Zimbabwe's fragile power-sharing government was on the brink of collapse yesterday with both sides claiming irreconcilable differences and foreign diplomats warning of a spike in political violence.
Prime Minister Morgan Tsvangirai has said the government is "dysfunctional" and called this week for a "divorce" from President Robert Mugabe and his Zanu-PF party.
Although Mr Tsvangirai stressed yesterday that he had not yet quit the government, the outburst from the leader of the former opposition Movement for Democratic Change (MDC) came at the end of a week in which the party lost control of parliament and a cabinet minister and close ally of Mr Tsvangirai was arrested without explanation. The fresh crisis was accompanied by a statement of concern from Western diplomats at what they called the "increasing evidence in recent weeks of what appears to be politically motivated intimidation and violence".
The upsurge in violence and the use of the police and courts to harass political opponents has led analysts to question whether Mr Mugabe is preparing to call a snap election in the troubled southern African nation. After two years of supposed power-sharing, there is widespread frustration in Zimbabwe at the ageing President's continued control over all meaningful levers of power in the country. The US recently renewed targeted sanctions against some 100 individuals who make up the 87-year-old's inner circle and still have authority over the security services, the judiciary and much of the economy.
This week, Mr Mugabe's party succeeded in using the Supreme Court to remove MDC rival Lovemore Moyo as Speaker of Parliament. Allies of the Energy Minister Elton Mangoma, another MDC MP who was arrested on unspecified charges, said the police action was a reprisal by Mugabe allies angry at losing kickbacks from state-sponsored fuel purchases.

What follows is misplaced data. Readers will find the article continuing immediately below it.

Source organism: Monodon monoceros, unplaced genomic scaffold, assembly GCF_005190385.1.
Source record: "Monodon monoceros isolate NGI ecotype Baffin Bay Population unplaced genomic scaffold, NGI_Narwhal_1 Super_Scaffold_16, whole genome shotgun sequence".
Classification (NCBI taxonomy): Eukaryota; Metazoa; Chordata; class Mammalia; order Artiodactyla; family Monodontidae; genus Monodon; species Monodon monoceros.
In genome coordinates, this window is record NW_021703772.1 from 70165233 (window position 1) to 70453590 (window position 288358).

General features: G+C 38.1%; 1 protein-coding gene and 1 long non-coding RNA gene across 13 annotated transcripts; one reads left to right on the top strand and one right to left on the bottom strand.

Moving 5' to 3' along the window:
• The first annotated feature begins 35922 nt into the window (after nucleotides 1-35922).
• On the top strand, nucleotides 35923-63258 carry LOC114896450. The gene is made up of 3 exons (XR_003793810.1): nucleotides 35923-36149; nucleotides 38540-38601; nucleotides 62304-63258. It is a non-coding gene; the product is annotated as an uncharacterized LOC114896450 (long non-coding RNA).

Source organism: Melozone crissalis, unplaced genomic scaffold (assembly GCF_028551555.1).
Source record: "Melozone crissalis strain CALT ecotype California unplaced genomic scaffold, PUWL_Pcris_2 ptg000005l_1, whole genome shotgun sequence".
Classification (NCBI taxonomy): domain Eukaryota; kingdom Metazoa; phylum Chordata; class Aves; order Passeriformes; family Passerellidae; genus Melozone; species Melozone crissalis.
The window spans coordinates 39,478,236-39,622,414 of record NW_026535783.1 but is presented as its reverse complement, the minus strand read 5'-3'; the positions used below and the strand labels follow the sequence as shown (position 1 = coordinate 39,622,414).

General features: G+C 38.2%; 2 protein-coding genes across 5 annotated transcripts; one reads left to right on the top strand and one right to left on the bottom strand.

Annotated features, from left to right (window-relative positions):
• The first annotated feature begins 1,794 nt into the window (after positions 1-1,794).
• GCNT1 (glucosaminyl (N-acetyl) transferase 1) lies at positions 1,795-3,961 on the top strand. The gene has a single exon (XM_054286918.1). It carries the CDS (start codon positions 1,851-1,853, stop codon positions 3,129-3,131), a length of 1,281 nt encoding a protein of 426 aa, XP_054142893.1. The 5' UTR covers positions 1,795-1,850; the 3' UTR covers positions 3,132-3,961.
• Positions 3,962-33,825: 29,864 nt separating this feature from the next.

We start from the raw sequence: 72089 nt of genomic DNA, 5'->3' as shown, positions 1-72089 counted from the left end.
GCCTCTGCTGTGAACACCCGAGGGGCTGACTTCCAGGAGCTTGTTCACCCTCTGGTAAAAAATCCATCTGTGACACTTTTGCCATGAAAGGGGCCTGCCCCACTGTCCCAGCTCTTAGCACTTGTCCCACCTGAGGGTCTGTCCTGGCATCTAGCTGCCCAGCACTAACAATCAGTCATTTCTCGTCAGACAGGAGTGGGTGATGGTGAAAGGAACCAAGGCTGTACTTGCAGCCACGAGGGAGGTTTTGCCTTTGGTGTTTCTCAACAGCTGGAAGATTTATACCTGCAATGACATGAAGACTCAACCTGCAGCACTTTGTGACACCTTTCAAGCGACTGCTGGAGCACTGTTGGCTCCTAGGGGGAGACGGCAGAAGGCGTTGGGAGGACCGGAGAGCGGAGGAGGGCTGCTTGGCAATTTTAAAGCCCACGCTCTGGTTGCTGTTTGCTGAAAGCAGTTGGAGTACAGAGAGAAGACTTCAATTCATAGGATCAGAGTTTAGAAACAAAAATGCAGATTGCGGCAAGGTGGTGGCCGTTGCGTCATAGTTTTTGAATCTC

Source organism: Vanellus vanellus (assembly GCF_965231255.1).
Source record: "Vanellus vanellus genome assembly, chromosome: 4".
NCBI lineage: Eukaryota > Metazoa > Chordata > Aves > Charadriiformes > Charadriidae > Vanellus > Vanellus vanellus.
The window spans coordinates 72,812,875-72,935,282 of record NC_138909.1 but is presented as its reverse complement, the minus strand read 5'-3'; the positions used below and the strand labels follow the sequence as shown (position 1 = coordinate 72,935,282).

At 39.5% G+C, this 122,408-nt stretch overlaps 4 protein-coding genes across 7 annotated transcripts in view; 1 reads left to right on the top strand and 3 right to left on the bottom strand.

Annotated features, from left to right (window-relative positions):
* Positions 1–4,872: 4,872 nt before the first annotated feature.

Education Minister David Coltart, formerly one of Mr Tsvangirai's defence lawyers during his marathon treason trials, said he was "outraged" by the arrest of his colleague and blamed it on Mugabe hardliners determined to wreck the unity government.
Mr Tsvangirai, who has been criticised for agreeing to share power despite years of state-sponsored arrests, beatings and murders that he and his supporters endured, called on regional governments to agree a "clear road map" to a new election in Zimbabwe.
Under the power-sharing deal negotiated by neighbour South Africa, Zimbabwe was meant to have agreed a new constitution and enacted a raft of reforms to guarantee free and fair elections. But civil society groups say the consultation process for the constitution has been wrecked by violent intimidation by the same gangs of thugs that Mr Mugabe unleashed in the build-up to the last election in 2008.
After 31 years in power, the former schoolteacher has responded to the popular uprisings which toppled fellow despots in North Africa by clamping down harder on signs of dissent. Students were arrested in the capital Harare last month for gathering to watch events in Egypt on a television set. Rallies with gangs of state-sponsored Zanu-PF youth have been hastily organised and peaceful demonstrations intended to mark International Women's Day were violently broken up. Previously protests by trade unionists were stopped by police despite having the required permits.
The coalition partners have also clashed over controversial plans to nationalise mines and acquire a majority stake in foreign companies with the MDC warning this would stop outside investment and derail economic recovery.